And here is what Wallace asked Donald Rumsfeld on the March 28, 2004 episode of Fox News Sunday:

I understand this is 20/20 hindsight, it’s more than an individual manhunt. I mean — what you ended up doing in the end was going after al Qaeda where it lived. . . . pre-9/11 should you have been thinking more about that?

. . . .

What do you make of his [Richard Clarke’s] basic charge that pre-9/11 that this government, the Bush administration largely ignored the threat from al Qaeda?

. . . .

Mr. Secretary, it sure sounds like fighting terrorism was not a top priority.

Nice. I guess I don't put in enough effort to find these types of things. But then, that's part of the reason I read the blogs to find out these little bits.

Friday, September 22, 2006

Detainee Act Moving Forward

Not surprisingly the Repugs have come to some understanding. Unfortunately, the details are still unclear. Other than the more liberal sector of the MSM for the most part is condemning it completely. But then I expect if the bill outlined the use of the comfy chair and soft pillow tortures, they'd still be bitching.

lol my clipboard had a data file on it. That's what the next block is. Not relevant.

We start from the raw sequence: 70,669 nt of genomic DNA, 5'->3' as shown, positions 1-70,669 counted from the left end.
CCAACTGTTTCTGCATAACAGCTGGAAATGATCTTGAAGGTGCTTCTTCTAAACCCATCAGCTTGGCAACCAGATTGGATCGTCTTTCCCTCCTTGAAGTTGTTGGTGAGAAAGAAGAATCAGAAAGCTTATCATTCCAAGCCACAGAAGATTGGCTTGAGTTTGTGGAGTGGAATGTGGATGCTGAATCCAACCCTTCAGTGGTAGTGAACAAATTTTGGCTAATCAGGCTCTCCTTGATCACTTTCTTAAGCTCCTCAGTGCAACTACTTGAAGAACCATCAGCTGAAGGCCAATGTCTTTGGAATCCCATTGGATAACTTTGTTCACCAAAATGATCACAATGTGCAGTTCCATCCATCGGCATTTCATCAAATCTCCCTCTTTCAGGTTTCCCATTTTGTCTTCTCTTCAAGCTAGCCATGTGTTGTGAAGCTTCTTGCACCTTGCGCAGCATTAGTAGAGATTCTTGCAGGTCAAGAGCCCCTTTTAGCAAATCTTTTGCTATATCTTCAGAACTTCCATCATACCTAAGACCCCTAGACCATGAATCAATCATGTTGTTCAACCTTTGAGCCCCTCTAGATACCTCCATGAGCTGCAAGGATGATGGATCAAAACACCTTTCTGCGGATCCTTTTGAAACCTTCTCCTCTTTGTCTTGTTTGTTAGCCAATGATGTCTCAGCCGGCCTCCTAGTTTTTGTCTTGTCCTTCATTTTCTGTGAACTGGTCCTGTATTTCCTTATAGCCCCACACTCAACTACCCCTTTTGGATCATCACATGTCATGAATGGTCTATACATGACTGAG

The White House yesterday reached a compromise with Republican senators over treatment standards for the nation's most dangerous terrorism suspects, with President Bush declaring that "the most potent tool we have" -- aggressive interrogations -- will continue.

The deal was reached when Bush dropped his insistence that the United States redefine the Geneva Conventions to allow the coercive techniques -- which remain classified, but reportedly include sleep and food deprivation and forcing suspects to stand for protracted periods.

Instead, the senators agreed to rewrite the 1996-97 War Crimes Act to ban only the most aggressive techniques. Currently, the act bans anything that would constitute a "grave breach" of the Geneva Conventions. The new law, the White House said, would define specific crimes that would be banned, including cruel or inhuman treatments, biological experimentation, mutilation, rape, sexual assault, and torture.

Both sides expressed confidence that the agreement would allow the CIA's interrogation program for "high-value" suspects, the exact parameters of which remain classified, to continue.

"The agreement clears the way to do what the American people expect us to do: to capture terrorists, to detain terrorists, to question terrorists, and then to try them," Bush said shortly after the agreement was announced.